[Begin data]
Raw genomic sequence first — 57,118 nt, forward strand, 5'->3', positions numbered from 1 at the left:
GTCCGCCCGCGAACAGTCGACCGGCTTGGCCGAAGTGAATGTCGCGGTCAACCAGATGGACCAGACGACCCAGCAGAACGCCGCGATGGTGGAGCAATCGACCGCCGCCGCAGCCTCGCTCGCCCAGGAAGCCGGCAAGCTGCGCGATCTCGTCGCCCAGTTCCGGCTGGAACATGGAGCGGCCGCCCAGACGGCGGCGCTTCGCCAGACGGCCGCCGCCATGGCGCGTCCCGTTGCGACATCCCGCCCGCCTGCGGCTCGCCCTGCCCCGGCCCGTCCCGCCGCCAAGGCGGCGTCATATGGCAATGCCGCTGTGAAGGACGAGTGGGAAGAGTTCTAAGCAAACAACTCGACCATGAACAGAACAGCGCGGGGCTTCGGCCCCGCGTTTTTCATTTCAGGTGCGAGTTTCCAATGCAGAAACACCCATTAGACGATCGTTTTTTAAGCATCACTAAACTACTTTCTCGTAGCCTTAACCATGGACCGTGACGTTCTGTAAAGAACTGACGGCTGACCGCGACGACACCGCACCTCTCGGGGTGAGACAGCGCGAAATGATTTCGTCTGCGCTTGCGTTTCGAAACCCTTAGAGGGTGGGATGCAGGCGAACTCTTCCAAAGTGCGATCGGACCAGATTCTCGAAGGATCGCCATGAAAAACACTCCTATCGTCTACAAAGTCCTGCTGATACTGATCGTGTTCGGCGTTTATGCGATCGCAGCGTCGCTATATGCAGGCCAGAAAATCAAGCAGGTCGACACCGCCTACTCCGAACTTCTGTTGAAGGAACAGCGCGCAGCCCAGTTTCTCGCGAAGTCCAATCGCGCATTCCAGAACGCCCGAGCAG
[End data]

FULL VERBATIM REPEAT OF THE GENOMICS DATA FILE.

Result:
Raw genomic sequence first — 57,118 nt, forward strand, 5'->3', positions numbered from 1 at the left:
GTCCGCCCGCGAACAGTCGACCGGCTTGGCCGAAGTGAATGTCGCGGTCAACCAGATGGACCAGACGACCCAGCAGAACGCCGCGATGGTGGAGCAATCGACCGCCGCCGCAGCCTCGCTCGCCCAGGAAGCCGGCAAGCTGCGCGATCTCGTCGCCCAGTTCCGGCTGGAACATGGAGCGGCCGCCCAGACGGCGGCGCTTCGCCAGACGGCCGCCGCCATGGCGCGTCCCGTTGCGACATCCCGCCCGCCTGCGGCTCGCCCTGCCCCGGCCCGTCCCGCCGCCAAGGCGGCGTCATATGGCAATGCCGCTGTGAAGGACGAGTGGGAAGAGTTCTAAGCAAACAACTCGACCATGAACAGAACAGCGCGGGGCTTCGGCCCCGCGTTTTTCATTTCAGGTGCGAGTTTCCAATGCAGAAACACCCATTAGACGATCGTTTTTTAAGCATCACTAAACTACTTTCTCGTAGCCTTAACCATGGACCGTGACGTTCTGTAAAGAACTGACGGCTGACCGCGACGACACCGCACCTCTCGGGGTGAGACAGCGCGAAATGATTTCGTCTGCGCTTGCGTTTCGAAACCCTTAGAGGGTGGGATGCAGGCGAACTCTTCCAAAGTGCGATCGGACCAGATTCTCGAAGGATCGCCATGAAAAACACTCCTATCGTCTACAAAGTCCTGCTGATACTGATCGTGTTCGGCGTTTATGCGATCGCAGCGTCGCTATATGCAGGCCAGAAAATCAAGCAGGTCGACACCGCCTACTCCGAACTTCTGTTGAAGGAACAGCGCGCAGCCCAGTTTCTCGCGAAGTCCAATCGCGCATTCCAGAACGCCCGAGCAG